Village Voice's Scores

For 764 reviews, this publication has graded:
  • 47% higher than the average critic
  • 3% same as the average critic
  • 50% lower than the average critic
On average, this publication grades 4.6 points lower than other critics. (0-100 point scale)
Average Music review score: 68
Highest review score: 100 The Naked Truth
Lowest review score: 10 God Says No
Score distribution:
  1. Negative: 48 out of 764
764 music reviews
    • 64 Metascore
    • 30 Critic Score
    In the end, it's Oasis's attempts to capture former pinnacles, from trying to re-create the simple sunny-side-up pleasures of "Live Forever" to trying for another album-ending mountain like "Champagne Supernova," that keep their latter-day output so entirely forgettable.
    • 66 Metascore
    • 30 Critic Score
    Death Cab succeed by refusing to offend. That can be an admirable trait in a person, but never in a musician.
    • 65 Metascore
    • 30 Critic Score
    Like nearly any DM record, Exciter, their 14th album, mostly leaves one hungry for the inevitable remixes.
    • 66 Metascore
    • 30 Critic Score
    Endicott, who jumps skin from Julian Casablancas to Robert Smith to the guy from the Killers in just three tracks, has less charisma than a mustard plug.
    • 59 Metascore
    • 30 Critic Score
    Corgan does his level best to make the whole affair as joyless as possible.
    • 54 Metascore
    • 30 Critic Score
    There's an overwhelming tinny ring that starts on the second track, "Beauty on the Fire," and ends with the last track--it's this young possum's voice.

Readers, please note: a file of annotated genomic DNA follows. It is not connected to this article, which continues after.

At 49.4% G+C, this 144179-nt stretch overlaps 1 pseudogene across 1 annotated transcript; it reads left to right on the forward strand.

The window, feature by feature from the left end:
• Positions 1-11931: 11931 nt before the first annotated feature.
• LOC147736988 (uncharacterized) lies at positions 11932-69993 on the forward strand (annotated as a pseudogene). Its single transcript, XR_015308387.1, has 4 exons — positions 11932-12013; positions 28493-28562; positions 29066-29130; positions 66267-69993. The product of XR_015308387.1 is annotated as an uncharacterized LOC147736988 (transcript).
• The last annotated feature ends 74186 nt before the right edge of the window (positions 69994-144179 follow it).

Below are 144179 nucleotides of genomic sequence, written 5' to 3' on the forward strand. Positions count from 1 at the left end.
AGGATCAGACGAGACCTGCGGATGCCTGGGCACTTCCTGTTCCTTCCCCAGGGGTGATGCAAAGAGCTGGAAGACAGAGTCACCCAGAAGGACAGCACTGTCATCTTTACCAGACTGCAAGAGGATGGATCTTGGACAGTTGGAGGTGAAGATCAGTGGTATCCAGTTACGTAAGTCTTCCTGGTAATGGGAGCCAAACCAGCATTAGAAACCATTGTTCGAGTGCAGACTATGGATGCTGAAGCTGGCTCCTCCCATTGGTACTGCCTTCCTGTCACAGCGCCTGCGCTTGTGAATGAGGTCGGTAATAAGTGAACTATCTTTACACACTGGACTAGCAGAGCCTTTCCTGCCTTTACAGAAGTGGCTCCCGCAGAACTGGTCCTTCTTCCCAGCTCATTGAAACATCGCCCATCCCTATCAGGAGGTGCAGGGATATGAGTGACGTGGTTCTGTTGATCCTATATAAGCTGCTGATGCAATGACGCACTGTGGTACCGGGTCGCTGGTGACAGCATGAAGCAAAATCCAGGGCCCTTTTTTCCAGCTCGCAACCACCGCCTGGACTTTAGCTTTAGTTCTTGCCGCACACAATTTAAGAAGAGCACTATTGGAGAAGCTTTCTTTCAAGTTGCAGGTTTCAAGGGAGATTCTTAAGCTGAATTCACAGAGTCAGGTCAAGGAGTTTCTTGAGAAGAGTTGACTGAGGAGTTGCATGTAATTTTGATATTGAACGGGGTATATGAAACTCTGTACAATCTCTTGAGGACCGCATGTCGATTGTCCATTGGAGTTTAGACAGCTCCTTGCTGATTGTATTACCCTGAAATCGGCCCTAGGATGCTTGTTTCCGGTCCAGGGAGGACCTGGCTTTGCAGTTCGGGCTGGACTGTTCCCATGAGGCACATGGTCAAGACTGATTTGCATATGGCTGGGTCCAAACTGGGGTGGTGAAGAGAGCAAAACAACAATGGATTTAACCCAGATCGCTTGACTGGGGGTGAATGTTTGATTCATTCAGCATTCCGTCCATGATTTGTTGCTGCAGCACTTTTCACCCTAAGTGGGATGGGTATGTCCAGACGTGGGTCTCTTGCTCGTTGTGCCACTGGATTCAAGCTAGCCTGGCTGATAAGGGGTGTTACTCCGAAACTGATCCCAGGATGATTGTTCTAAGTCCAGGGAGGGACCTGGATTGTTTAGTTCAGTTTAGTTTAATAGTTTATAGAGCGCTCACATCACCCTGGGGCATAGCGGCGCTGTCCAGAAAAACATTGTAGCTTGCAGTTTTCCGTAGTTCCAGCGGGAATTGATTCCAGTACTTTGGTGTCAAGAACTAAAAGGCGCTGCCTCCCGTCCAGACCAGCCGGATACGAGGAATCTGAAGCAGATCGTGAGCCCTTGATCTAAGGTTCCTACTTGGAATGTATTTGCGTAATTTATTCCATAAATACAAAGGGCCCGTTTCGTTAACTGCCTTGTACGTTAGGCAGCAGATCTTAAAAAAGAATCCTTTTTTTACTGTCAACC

• 71 Metascore
    • 30 Critic Score
    A record that's half as long as The Fragile but just as plodding and mummified.
    • 68 Metascore
    • 30 Critic Score
    Jackson's songs don't seem uninflected so much as just plain skimpy, but their word-shy inertia suggests a sly detumescence that only the very successful can imagine, let alone turn to the service of their art.
    • 60 Metascore
    • 30 Critic Score
    Somebody press more charges against this fool--he's losing focus.
    • 52 Metascore
    • 30 Critic Score
    Jennifer Lopez makes albums for the same reasons you and I give holiday gifts to people we don't exactly like: vanity and obligation.
    • 43 Metascore
    • 30 Critic Score
    Ultimately, most Run DMC fans would have been much happier with old-school Run, D, and Jay than with a smorgasbord of Billboard chart-toppers for hire.
    • 77 Metascore
    • 30 Critic Score
    22 Dreams, Weller's ninth solo effort, is complete bollocks.
    • 62 Metascore
    • 30 Critic Score
    Less than the sum of their parts, the album and the band don't even amount to an interesting failure, because the known quantities do what they have always done only this time in tandem.
    • 66 Metascore
    • 30 Critic Score
    There's nothing wrong with making music for tweens, or lighter-lofting boomers. It's simply a matter of execution, and here these chums are scattered and grasping.
    • 76 Metascore
    • 30 Critic Score
    Here and there, Complicated sets up some promising scenarios—worrying about a platonic friend's reaction to a mix tape, or trying to initiate sex for the sake of outdoing a girlfriend's exes—but they never pan out.